Huge thanks to Tourism and Events Queensland for providing this adventure! As always, all opinions are our own.
After the decidedly unnatural feeling of falling from the sky and landing on Queensland’s Sunshine Coast, we were ready to get a little grounded.
Maybe even spend a little time communing with nature. Noosa was just the place.
Resorting to Relaxation
The area is packed full of National Parks and State Forests and our home for the next few days, the Outrigger Resort, sits right on the edge of Noosa National Park.
To shake off the remaining shakes we had from skydiving, we walked out our door and up the trail to the lookout atop Noosa Heads.
Our tranquil hike was also in hope of getting a rare peek at one of the wild koalas that reside in the park, but alas, our koala gazing was to be confined to the rescued variety we had already seen.
Our only consolation was a phenomenal view of the Coral Sea. Gee whiz, life is hard!
To complete our relaxation efforts, and reiterate just how difficult our lives can be, we stopped in at Stephanies Ocean Spa.
I was obviously in need of some sarcasm reduction, but they recommended Mineral Floatation Therapy in their mineral floatation pool. The idea is that the water’s high salt and mineral content makes a body so buoyant that it becomes almost like zero gravity. The muscles can completely relax and rejuvenate.
The freakishly buoyant Veronica reclined blissfully atop the saline solution, even nodding off for a short nap while buoyed by the mineral bath.
I, however, do not float. Never have, never will.
My experience was much more akin to a shipwreck victim desperately trying to survive by treading water for dear life than any mind-clearing Zen stress reduction therapy. I gave up and sat on the edge soaking my feet while she serenely snoozed.
Getting off the Beaten Path
The next day we continued our park explorations with Off Beat Eco Tours on a trip through Conondale National Park and Imbil State Forest.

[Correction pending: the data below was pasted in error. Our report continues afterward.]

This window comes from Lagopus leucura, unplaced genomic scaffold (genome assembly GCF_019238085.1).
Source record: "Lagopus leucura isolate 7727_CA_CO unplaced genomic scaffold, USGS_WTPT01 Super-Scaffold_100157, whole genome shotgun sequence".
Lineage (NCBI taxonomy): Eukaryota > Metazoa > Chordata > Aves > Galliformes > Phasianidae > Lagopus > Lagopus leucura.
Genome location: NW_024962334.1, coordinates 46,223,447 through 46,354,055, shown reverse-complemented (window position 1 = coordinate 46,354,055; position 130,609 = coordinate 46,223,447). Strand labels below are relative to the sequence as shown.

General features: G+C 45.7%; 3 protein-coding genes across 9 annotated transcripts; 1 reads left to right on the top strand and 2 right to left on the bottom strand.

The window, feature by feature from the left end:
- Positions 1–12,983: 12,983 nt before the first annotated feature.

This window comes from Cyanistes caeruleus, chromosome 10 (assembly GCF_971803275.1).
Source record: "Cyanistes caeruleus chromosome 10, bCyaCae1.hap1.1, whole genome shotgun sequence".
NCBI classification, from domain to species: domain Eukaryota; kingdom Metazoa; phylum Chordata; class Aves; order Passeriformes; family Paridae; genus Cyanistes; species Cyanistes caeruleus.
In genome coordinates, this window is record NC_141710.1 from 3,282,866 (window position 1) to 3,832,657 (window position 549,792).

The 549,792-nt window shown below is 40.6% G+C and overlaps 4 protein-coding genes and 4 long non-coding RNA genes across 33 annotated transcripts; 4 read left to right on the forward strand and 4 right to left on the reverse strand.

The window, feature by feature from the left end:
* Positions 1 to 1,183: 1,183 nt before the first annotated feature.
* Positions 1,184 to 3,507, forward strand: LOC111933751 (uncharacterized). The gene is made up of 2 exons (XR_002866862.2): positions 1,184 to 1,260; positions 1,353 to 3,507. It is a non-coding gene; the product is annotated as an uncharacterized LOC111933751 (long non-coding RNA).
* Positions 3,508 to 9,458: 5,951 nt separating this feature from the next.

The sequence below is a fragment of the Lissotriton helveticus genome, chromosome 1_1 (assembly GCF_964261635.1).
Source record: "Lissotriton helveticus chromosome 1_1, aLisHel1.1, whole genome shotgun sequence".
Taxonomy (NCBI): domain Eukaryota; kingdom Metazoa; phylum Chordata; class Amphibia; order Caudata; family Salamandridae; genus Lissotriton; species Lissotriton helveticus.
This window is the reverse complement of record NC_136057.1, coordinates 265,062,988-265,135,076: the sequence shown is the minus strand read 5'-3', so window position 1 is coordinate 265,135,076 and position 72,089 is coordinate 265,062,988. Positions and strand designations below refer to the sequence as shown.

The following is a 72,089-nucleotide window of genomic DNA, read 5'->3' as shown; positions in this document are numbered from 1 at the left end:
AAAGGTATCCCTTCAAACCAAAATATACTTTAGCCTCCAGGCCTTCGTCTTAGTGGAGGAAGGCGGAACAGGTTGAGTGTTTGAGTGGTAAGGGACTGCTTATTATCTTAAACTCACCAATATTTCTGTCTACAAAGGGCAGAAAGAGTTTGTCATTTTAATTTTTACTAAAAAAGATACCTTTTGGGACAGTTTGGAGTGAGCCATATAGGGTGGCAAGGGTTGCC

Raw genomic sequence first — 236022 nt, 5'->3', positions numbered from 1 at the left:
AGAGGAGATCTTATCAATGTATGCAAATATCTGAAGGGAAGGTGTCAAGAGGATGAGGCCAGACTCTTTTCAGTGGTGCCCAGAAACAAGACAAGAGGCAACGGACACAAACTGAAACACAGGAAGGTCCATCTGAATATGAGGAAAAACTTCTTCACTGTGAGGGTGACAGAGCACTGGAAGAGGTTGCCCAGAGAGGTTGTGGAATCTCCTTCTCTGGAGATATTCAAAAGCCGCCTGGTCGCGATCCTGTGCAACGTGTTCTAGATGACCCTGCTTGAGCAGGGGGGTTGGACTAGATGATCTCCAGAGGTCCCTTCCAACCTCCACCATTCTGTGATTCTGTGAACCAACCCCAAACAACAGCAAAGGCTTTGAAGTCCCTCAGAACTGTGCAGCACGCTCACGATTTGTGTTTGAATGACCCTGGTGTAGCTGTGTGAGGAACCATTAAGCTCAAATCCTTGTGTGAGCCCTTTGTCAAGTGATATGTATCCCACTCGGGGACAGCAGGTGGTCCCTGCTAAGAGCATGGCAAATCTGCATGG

Owner/guide, Pete Blashki, picked us up in his safari wagon and whisked us off for a bushwhackin’ romp through the hinterlands.
Along the way Pete regaled us with gems of Aussie slang, legend, and folklore.
By the time we reached the forest we learned that…
We kept an eye out for drop bears in the bunya trees!
Noosa is better known as Land of a Thousand Roundabouts (there are a freakishly large amount of them)
b) the roadways are filled with MAMILs (Middle Aged Men In Lycra) on bicycles
c) to be very wary of drop bears which, as near as we could tell, are some sort of mythical (depending on who you ask), giant, vicious, carnivorous, dive-bombing superkoalas.
As with the traditional koalas, we didn’t spot one.
We did, however, spot a MAMIL 🙂
Once inside the park we put the four-wheel drive on the wagon to the test, venturing deep into the woods on long-forgotten logging roads.
While we may have dodged the drop bears, we did see an abundance of wildlife, including an amazingly close encounter with kookaburras, and a much briefer view of a wallaby as he hopped hurriedly past us.
Periodically we got out to hike deeper into the jungle for a closer look at some of the amazing plant life surrounding us, including massive fig trees that rival the California Redwoods in size.
The trees changed drastically as we went up and down in altitude, with the figs dwelling down in the valleys with plentiful water, and eucalyptus thriving higher up.